MIZRACHI: My ability to switch gears quickly after seeing a change at the table is really the key to my style. I go from playing like a maniac to slowing it down; I play very instinctually and can control most of my opponents – basically making the other players do what I want them to do. I’ll make speeches during hands or win with rags; I’m very good at picking the right spot to make a move. I just apply so much pressure on my opponents and some of them get confused and intimidated; especially the amateurs.

With my style I play a lot of hands, pick up a lot of chips early, and try and make it hard to read me. I’ll play 5-6, 6-7, and see a lot of flops. People will say, “How can you play those hands?” Well it’s not like I’m calling off all my chips with these hands. I’m seeing cheap flops and usually have the best of it when I get my chips in. If I’m playing 5-6 and the flop comes 3-4-7 and the other guy moves in with two Kings or two Queens , who made the mistake? After a raise, re-raise and another re-raise, they call and get caught with an overpair; they know their hand probably isn’t good but they show it and say how good they play or how unlucky they got.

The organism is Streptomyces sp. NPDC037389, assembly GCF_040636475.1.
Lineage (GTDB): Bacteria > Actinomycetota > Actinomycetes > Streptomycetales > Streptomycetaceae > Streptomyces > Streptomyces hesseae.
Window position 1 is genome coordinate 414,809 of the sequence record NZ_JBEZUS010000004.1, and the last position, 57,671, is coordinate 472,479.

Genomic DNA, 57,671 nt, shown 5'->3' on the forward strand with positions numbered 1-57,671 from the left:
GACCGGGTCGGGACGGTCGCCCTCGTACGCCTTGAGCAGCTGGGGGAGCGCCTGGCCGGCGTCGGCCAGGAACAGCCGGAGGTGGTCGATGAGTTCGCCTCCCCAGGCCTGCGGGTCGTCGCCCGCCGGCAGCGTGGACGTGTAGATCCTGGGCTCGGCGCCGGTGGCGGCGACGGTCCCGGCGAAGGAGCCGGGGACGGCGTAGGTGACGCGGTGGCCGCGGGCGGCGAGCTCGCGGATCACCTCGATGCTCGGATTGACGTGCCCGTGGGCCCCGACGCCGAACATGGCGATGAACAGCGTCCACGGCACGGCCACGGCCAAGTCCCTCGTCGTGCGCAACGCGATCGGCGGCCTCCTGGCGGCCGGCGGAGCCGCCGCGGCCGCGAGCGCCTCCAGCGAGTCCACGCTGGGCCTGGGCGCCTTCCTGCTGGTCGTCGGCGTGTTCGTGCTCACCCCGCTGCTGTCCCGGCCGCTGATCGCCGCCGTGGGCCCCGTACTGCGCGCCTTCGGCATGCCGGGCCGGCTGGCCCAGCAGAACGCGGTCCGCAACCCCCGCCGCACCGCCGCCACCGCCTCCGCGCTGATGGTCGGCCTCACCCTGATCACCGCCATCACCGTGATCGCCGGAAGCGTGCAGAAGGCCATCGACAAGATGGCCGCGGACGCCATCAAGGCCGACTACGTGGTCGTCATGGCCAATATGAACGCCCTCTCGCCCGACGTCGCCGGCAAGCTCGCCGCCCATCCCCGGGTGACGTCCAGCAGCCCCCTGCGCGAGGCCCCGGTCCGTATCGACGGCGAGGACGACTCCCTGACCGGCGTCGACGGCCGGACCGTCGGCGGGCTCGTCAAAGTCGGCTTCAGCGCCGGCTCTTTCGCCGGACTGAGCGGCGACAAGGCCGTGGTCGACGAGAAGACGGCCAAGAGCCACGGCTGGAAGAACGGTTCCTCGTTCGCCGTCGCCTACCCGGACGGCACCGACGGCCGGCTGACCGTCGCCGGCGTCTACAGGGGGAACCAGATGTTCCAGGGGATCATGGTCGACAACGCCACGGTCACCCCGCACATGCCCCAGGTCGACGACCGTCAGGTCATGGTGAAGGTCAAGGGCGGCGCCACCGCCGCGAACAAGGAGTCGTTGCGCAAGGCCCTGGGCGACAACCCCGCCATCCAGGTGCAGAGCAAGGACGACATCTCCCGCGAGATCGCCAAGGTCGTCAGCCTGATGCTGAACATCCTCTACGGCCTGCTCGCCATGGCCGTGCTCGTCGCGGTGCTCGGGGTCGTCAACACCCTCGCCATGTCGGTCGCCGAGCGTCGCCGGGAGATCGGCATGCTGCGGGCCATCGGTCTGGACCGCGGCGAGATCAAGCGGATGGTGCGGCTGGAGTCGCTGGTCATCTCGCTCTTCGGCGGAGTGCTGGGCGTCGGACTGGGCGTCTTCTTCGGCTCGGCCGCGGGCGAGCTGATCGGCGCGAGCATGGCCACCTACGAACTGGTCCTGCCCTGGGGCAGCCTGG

You can play any type of hand preflop as long as you are careful with it; that’s how professionals play. There are a lot of players out there that only know how to play Aces, Kings and Queens , and most the time they misplay them anyhow. You have to gamble if you want to accumulate chips and win tournaments. Once I get a lot of chips I play like a monster and take control of the table.